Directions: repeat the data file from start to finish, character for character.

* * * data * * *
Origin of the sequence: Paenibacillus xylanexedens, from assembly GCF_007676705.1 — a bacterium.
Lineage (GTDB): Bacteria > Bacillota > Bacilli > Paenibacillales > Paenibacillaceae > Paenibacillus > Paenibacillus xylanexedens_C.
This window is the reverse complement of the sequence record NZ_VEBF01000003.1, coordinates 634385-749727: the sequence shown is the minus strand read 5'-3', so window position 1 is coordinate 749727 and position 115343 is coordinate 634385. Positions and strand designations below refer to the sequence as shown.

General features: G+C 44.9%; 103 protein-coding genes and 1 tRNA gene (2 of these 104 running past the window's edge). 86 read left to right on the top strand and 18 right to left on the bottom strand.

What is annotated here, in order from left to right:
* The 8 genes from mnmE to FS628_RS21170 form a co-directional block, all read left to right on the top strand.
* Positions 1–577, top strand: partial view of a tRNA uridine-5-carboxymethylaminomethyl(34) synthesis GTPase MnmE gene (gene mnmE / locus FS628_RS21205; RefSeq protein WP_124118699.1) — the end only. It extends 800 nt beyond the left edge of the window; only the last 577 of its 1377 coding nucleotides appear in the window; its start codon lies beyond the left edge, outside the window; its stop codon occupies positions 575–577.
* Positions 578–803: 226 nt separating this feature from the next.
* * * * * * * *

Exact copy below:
Origin of the sequence: Paenibacillus xylanexedens, from assembly GCF_007676705.1 — a bacterium.
Lineage (GTDB): Bacteria > Bacillota > Bacilli > Paenibacillales > Paenibacillaceae > Paenibacillus > Paenibacillus xylanexedens_C.
This window is the reverse complement of the sequence record NZ_VEBF01000003.1, coordinates 634385-749727: the sequence shown is the minus strand read 5'-3', so window position 1 is coordinate 749727 and position 115343 is coordinate 634385. Positions and strand designations below refer to the sequence as shown.

General features: G+C 44.9%; 103 protein-coding genes and 1 tRNA gene (2 of these 104 running past the window's edge). 86 read left to right on the top strand and 18 right to left on the bottom strand.

What is annotated here, in order from left to right:
* The 8 genes from mnmE to FS628_RS21170 form a co-directional block, all read left to right on the top strand.
* Positions 1–577, top strand: partial view of a tRNA uridine-5-carboxymethylaminomethyl(34) synthesis GTPase MnmE gene (gene mnmE / locus FS628_RS21205; RefSeq protein WP_124118699.1) — the end only. It extends 800 nt beyond the left edge of the window; only the last 577 of its 1377 coding nucleotides appear in the window; its start codon lies beyond the left edge, outside the window; its stop codon occupies positions 575–577.
* Positions 578–803: 226 nt separating this feature from the next.